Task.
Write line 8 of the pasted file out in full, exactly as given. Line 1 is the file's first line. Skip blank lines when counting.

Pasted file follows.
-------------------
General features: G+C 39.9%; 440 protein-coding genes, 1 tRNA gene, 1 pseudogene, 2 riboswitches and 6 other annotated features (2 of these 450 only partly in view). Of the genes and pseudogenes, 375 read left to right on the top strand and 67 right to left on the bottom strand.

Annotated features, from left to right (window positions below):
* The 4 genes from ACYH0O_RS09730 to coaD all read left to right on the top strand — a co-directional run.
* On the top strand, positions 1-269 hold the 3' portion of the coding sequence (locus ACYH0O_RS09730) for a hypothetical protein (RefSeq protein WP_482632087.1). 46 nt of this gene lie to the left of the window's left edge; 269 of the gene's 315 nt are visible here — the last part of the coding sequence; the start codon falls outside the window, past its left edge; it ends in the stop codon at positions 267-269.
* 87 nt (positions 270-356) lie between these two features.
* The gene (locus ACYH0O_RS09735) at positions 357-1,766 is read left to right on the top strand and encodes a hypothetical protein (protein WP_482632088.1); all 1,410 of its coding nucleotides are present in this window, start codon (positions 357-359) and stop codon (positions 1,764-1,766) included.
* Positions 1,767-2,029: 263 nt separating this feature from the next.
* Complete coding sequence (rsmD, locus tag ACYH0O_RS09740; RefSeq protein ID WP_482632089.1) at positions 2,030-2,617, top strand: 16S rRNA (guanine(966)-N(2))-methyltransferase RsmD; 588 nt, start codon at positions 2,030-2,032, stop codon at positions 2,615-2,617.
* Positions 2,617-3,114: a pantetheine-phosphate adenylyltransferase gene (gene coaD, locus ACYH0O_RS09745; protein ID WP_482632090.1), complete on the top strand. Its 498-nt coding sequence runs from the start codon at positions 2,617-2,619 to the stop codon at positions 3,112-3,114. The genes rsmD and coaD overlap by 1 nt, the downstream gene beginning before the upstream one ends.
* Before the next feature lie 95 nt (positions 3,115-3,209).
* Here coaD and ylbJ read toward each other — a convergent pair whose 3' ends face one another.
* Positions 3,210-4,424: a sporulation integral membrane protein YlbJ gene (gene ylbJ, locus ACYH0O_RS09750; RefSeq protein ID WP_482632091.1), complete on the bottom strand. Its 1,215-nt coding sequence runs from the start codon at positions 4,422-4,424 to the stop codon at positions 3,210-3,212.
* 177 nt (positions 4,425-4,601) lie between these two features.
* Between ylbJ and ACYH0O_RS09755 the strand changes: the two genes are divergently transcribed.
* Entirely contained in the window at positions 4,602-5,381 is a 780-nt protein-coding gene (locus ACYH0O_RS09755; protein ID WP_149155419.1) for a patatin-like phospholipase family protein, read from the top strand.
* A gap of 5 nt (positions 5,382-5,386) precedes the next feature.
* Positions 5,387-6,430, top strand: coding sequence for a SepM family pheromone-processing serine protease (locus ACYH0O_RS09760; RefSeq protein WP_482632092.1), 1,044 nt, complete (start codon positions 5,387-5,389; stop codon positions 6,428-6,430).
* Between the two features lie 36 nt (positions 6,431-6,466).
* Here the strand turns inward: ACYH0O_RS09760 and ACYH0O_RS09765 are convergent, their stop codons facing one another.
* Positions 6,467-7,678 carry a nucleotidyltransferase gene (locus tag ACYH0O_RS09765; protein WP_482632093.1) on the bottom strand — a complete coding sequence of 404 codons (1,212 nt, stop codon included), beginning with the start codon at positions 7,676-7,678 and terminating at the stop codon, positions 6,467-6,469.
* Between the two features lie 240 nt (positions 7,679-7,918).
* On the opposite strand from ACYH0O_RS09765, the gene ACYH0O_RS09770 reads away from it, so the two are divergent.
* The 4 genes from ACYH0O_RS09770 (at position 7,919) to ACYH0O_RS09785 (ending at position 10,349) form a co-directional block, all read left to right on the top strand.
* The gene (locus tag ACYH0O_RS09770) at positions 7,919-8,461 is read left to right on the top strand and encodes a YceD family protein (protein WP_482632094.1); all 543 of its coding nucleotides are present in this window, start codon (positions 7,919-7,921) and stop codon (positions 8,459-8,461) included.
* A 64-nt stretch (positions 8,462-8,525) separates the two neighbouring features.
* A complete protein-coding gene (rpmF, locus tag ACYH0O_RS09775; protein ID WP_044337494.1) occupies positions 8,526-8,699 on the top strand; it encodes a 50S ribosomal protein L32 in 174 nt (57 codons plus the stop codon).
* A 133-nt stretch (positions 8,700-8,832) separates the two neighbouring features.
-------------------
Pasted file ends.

* Complete coding sequence (rsmD, locus tag ACYH0O_RS09740; RefSeq protein ID WP_482632089.1) at positions 2,030-2,617, top strand: 16S rRNA (guanine(966)-N(2))-methyltransferase RsmD; 588 nt, start codon at positions 2,030-2,032, stop codon at positions 2,615-2,617.